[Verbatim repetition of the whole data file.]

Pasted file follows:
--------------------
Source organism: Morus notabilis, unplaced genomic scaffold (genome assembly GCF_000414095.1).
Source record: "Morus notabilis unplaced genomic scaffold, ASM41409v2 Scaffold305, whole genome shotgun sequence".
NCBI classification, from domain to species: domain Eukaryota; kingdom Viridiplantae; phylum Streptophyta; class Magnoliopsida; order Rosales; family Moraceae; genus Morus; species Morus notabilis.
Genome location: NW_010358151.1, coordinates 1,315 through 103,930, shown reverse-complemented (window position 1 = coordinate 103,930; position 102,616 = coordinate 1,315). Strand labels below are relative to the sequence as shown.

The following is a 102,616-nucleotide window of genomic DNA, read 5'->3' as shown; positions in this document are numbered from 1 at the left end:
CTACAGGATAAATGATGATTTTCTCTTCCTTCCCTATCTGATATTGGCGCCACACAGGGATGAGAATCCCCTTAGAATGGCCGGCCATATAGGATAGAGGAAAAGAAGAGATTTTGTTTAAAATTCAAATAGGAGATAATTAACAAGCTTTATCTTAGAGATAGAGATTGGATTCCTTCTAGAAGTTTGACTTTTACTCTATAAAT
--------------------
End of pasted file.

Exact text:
Source organism: Morus notabilis, unplaced genomic scaffold (genome assembly GCF_000414095.1).
Source record: "Morus notabilis unplaced genomic scaffold, ASM41409v2 Scaffold305, whole genome shotgun sequence".
NCBI classification, from domain to species: domain Eukaryota; kingdom Viridiplantae; phylum Streptophyta; class Magnoliopsida; order Rosales; family Moraceae; genus Morus; species Morus notabilis.
Genome location: NW_010358151.1, coordinates 1,315 through 103,930, shown reverse-complemented (window position 1 = coordinate 103,930; position 102,616 = coordinate 1,315). Strand labels below are relative to the sequence as shown.

The following is a 102,616-nucleotide window of genomic DNA, read 5'->3' as shown; positions in this document are numbered from 1 at the left end:
CTACAGGATAAATGATGATTTTCTCTTCCTTCCCTATCTGATATTGGCGCCACACAGGGATGAGAATCCCCTTAGAATGGCCGGCCATATAGGATAGAGGAAAAGAAGAGATTTTGTTTAAAATTCAAATAGGAGATAATTAACAAGCTTTATCTTAGAGATAGAGATTGGATTCCTTCTAGAAGTTTGACTTTTACTCTATAAAT